I wonder in what context this was said and what exactly she believes is the “task that is from God.”  Stopping terrorists?  Getting rid of Saddam Hussein?  Ridding the world of WMDs?  Hmmm.  I wish, too, I understood what that is we are supposed to be praying for.  “That there is a plan and that plan is God’s plan”?  Does this mean that we hope that what we are doing lines up with God’s will so we pray that He will bend His will to bless what we have already done?  It kind of sounds that way to me, but maybe I am misreading what she is saying.  Still that is my perception.  Does anyone else see it the same way or do you know in what context this was said?

I just know my pastor always teaches us that we should not do our own thing (which may be a “good thing”) and then pray for that to be God’s will and for Him to bless it.  Instead we should see where God is working, where He is blessing and yield ourselves so HE can use us in whatever way He wishes.  I am afraid my politicians want to do their own things and then pray God will bless it.  Instead why don’t we let God be God and seek His face and allow Him to guide us in all we do … especially when it is something as drastic as destroying another country and killing thousands of their innocent civilians!

Proverbs 16:7 When a man’s ways are pleasing to the LORD,
he makes even his enemies live at peace with him.

Do you reckon this applies to countries as well?  Let’s seek God’s will and yield to Him to work through us.  Let’s not go out on OUR missions to “save the world” and then pray for Him to bless us.  Let’s seek to please God and HE will make us live peacefully with our enemies.   We are working for peace in the wrong way.  We need to seek God and please Him first.  After all, America is not the Savior, He is.

Recently I heard about an interesting news from Gaza:

GAZA CITY – As most of the rest of the Islamic world welcomes Ramadan with festive treats and family get-togethers, Palestinians in the Gaza Strip wearily brace for another holiday under a crippling blockade.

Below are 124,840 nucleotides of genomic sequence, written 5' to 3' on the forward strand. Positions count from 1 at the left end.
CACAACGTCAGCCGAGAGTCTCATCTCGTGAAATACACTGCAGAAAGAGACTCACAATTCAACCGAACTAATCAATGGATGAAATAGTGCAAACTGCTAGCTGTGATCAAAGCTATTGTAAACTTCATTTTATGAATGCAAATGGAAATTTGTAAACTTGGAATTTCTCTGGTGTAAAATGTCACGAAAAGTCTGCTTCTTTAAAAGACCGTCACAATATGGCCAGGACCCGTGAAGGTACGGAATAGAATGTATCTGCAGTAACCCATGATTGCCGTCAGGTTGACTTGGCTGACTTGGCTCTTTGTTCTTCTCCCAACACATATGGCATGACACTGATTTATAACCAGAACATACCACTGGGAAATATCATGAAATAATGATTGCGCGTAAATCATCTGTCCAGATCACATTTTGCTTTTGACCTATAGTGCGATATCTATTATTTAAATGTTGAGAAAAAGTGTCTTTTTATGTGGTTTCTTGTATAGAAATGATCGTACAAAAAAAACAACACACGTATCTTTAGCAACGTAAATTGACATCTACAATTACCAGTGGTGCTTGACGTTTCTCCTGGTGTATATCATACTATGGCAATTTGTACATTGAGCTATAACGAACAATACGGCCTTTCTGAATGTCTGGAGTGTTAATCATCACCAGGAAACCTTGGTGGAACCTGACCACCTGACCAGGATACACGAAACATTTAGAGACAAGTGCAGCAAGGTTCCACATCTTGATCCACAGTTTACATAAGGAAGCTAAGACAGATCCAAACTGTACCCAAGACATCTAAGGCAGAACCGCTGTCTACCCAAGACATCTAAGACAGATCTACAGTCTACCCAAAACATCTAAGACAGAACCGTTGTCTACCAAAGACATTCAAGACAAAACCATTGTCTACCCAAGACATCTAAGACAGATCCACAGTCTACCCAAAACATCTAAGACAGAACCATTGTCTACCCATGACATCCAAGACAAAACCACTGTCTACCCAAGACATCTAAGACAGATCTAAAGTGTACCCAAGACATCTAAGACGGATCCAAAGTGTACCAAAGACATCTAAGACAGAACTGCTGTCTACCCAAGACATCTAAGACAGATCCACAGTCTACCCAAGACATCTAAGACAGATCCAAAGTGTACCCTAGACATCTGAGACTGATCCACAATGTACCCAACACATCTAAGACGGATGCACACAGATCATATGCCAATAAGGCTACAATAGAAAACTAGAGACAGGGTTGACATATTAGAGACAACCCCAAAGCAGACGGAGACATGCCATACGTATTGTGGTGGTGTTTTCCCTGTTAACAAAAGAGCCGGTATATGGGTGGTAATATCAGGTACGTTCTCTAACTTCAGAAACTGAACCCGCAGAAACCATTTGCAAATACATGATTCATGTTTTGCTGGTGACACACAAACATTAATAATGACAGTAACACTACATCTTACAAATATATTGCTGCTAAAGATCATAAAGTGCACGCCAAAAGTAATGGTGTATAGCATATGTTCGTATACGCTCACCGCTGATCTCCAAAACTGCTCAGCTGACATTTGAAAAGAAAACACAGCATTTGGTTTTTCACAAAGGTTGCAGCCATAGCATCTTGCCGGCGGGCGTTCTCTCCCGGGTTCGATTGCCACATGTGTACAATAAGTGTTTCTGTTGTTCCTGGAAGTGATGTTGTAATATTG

Israel has sealed off the impoverished territory from all but basic goods since the Islamist Hamas movement seized power in June 2007, and it is during the holidays that weary residents say they feel the sanctions the most.

“Honestly, I don’t even feel like we welcome Ramadan, because year after year things go from bad to worse, with life becoming harder and more expensive,” says Dina, a university student shopping in a Gaza City market.

The Muslim holy month during which the faithful fast from sunup to sundown is normally a festive time of lavish nightly feasts, holiday treats, and family reunions — all of which have become harder for most Gazans to afford.

The Israeli sanctions on Gaza after the bloody Hamas takeover coupled with the rise in world prices have resulted in widespread shortages and sent food and fuel costs soaring.

It really doesn’t matter what we believe in, ALL people have the right to have some happiness and joy in their religious holidays. It is extremely cruel and inhuman to steal joy from people’s hearts during the time when they are supposed to rejoice. What is more shameful is that a Muslim Arab country, which is Egypt, is participating in this evil blockade. Why should all people be punished for the choice they made in their free elections? What good can this bring? Are they going to change their minds when they see they are blackmailed in their children’s food and basic needs?

As Patriot Day draws nearer, I thought I would turn my attention to national pride.  But instead of focusing on America or the events of 9/11/01, I wanted to briefly discuss pride nonAmericans have in their nations.  I am reminded of an article I read — perhaps on Al Jazeera English — where an Egyptian woman discussed how even though she did not agree with her government on most things and wishes for a change in what she considers a corrupt regime, still she found herself cheering her government somehow when other nations spoke against it.  Kind of reminds me of the attitude we have at times. You know, where you can have a problem with your sister and fight with her and even say a few choice words about her, but the minute an outsider says something about her:  whoa!  She’d better watch her mouth in your presence!

Makes me wonder about the ordinary people living in nations that are “demonized” by Western media and politicians.  Or the reverse as well. How do Westerners feel when their countries are badmouthed or threatened by other nations?

Does living in a “terrorist state” or “the axis of evil” make you feel as if the West considers all who live in Iran or Afghanistan or North Korea or Sudan as evil terrorists?  Does it make you want to rise up against your government in order to wipe out the evil that the Western politicians have identified? Or do those descriptions make you angry enough that you feel defensive for your country …. even if you really don’t “believe in it”?

Countries often impose sanctions upon “disobedient” nations in order to get the leaders to obey the will of The Powerful.  I believe The Powerful have high hopes that the ordinary people will get so tired of being denied useful items that they will rise up and throw out their corrupt governments.  Iraq was under heavy sanctions for years yet that never happened.  Are there examples where sanctions have worked out as planned?  We say we don’t want to hurt the ordinary people, but that’s exactly what happens.  Do you think Saddam Hussein and his boys suffered along with the ordinary Iraqis?